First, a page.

Three attempts over the past ten years in my career as a software engineer have all led to the same conclusion: I suck at writing blog posts. Or, at the very least, I suck at consistency when it comes to blog posts. Sitting down, spamming words into a wall of text isn’t the most natural thing to come to me, which is ironic given my previous inclination of wanting to pursue journalism before I left school for university.

If I’ve learnt anything over the past six years of commercial .NET software experience working in a team of 18 other individuals, all of which have their own needs and desires, it’s that consistency is key to succeed. In a company that is filled with personalities, one personality has to succeed in order to deliver software in a cohesive, precise manner. Even if that means being the party pooper - the one to deliver bad news. The one to poop on the code you’ve written because it doesn’t conform to company standards. It’s a skill you need to master if you want to be able to standardize and create a unit of developers who are able to contribute to a code base they might not necessarily be a part of in one or ten years time. A skill which doesn’t necessarily make you friends, or, at least very popular. Every programmer wants to be right. Every programmer thinks they write the best code. Every programmer wants to be infallible. Calling a programmer up on style or convention is likely the last thing on their mind as they try to materialize a concept thought up in the sprint planning meeting last week.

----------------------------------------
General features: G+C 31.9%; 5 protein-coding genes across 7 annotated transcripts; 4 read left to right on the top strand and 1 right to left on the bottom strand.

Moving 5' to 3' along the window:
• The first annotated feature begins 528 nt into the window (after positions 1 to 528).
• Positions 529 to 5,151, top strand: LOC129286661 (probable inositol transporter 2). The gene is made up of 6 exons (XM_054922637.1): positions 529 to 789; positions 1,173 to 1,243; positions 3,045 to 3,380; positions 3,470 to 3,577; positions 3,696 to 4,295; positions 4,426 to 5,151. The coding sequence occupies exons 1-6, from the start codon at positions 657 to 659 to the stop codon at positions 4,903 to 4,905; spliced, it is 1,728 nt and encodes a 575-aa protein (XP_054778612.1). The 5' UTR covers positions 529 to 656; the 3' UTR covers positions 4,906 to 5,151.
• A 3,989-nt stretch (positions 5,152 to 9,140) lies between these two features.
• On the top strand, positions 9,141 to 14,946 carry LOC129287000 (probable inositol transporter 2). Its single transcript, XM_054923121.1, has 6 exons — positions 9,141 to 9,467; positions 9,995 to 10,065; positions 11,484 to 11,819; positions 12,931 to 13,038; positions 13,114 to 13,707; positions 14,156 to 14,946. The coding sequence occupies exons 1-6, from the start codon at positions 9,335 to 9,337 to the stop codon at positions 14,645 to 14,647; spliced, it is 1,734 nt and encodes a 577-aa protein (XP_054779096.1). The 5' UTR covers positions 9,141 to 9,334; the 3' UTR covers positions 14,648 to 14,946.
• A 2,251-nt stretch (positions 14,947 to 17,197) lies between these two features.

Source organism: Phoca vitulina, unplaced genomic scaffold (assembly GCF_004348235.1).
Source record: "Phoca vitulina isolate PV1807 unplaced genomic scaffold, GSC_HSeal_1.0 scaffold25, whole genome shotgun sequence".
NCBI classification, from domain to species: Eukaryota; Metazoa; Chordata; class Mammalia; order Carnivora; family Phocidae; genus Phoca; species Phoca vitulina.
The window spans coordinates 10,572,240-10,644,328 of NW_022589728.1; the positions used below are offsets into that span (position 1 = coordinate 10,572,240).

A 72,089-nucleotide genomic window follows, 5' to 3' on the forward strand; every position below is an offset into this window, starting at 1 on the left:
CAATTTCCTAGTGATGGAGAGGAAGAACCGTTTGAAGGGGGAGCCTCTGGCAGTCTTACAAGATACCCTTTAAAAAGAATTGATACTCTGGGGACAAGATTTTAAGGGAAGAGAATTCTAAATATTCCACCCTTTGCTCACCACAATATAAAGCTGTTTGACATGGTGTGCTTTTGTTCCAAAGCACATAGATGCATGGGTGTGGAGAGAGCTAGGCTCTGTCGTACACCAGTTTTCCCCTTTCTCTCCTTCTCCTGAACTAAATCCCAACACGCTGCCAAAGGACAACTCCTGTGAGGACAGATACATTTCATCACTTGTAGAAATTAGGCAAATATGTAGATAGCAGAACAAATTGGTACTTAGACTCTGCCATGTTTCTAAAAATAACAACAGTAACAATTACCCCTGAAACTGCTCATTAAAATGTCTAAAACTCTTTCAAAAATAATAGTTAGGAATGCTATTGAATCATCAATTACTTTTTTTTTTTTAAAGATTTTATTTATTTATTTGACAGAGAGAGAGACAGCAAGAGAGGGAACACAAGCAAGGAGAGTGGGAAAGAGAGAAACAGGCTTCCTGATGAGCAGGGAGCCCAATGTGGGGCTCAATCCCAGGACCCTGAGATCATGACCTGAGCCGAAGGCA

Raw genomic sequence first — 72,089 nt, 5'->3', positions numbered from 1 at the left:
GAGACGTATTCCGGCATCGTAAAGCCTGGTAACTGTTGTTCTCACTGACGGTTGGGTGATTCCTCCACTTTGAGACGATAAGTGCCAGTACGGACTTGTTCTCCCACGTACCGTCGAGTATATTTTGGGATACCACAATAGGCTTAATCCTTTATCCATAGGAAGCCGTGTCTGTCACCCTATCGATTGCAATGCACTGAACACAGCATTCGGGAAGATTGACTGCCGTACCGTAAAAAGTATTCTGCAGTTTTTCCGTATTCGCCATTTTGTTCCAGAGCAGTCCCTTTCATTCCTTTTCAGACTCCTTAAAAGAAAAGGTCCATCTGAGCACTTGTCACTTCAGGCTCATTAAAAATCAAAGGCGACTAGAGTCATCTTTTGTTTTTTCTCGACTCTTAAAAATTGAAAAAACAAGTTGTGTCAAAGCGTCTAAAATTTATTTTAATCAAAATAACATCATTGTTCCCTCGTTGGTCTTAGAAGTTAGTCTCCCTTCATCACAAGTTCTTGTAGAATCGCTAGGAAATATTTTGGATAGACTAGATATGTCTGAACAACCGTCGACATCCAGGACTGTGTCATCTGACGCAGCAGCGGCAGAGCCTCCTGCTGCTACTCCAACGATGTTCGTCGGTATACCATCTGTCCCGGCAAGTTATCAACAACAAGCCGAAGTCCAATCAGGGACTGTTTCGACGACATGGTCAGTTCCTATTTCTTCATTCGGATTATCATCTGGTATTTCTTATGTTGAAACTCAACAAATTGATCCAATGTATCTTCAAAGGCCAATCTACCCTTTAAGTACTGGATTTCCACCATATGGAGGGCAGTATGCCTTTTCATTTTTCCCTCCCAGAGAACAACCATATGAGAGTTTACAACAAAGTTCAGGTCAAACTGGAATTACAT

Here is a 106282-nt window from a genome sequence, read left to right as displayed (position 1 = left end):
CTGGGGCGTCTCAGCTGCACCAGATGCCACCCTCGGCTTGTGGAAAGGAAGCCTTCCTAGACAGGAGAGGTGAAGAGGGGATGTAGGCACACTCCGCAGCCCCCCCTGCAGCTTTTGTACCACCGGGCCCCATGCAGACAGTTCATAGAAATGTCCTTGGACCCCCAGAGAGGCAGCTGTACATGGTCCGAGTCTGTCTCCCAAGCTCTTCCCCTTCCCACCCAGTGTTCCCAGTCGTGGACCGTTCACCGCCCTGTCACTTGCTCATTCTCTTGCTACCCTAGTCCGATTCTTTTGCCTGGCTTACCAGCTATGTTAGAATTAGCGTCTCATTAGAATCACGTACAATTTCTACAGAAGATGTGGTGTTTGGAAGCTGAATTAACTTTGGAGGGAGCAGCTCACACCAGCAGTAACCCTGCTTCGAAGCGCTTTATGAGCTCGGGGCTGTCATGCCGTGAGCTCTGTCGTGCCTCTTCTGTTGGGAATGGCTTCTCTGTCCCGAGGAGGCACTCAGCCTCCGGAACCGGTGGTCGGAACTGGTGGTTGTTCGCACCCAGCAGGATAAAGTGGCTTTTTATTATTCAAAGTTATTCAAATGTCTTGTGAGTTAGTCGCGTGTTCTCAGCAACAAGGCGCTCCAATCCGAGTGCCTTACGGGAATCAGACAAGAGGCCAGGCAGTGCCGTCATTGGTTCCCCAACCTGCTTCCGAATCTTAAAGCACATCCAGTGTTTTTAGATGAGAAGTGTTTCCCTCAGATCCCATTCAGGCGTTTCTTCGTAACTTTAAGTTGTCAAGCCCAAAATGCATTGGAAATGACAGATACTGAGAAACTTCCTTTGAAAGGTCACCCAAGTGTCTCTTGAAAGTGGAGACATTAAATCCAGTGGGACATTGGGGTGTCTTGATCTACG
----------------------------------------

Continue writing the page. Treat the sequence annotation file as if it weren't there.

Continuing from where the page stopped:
A large aspect of my job consists of standardizing principles in the company I work in. I manage almost every single developer. I manage almost every single project in the company. Some at higher levels, some at lower levels. I create standardized build pipelines, I create standardized code snippets: this is the way we log; this is the way we pub/sub; this is the way we do app updates. It’s a long and tiring process that isn’t necessarily realised by programmers who write the code that eventually ends up at step one of the review process: the pull request. It all starts with the pull request. An initial skim reveals if the programmer understands company conventions - understands if they can meet the abstract outline that every other solution in the company meets. I ask one question in my head: can another programmer from another project navigate their way around this project, without understanding the domain? Yes? Great. The programmer has done their done well. No? I talk to the programmer and I look at why consistency has dropped in this part of work.

Pull request consistency

Consistency is a large key to success in delivering good, maintainable software. My company strives for a .NET stack at every layer. From the database engine that is Microsoft SQL Server to the front end serving ASP.NET. Every developer tool enables us to dictate consistency, and every form of communication goes back to the values of the company. I want every developer in the company to understand every project, regardless of domain knowledge. Every concept should be translatable and recognisable. If developer one speaks to developer two about a problem in the logger, the issue should be unanimous and easy to fix.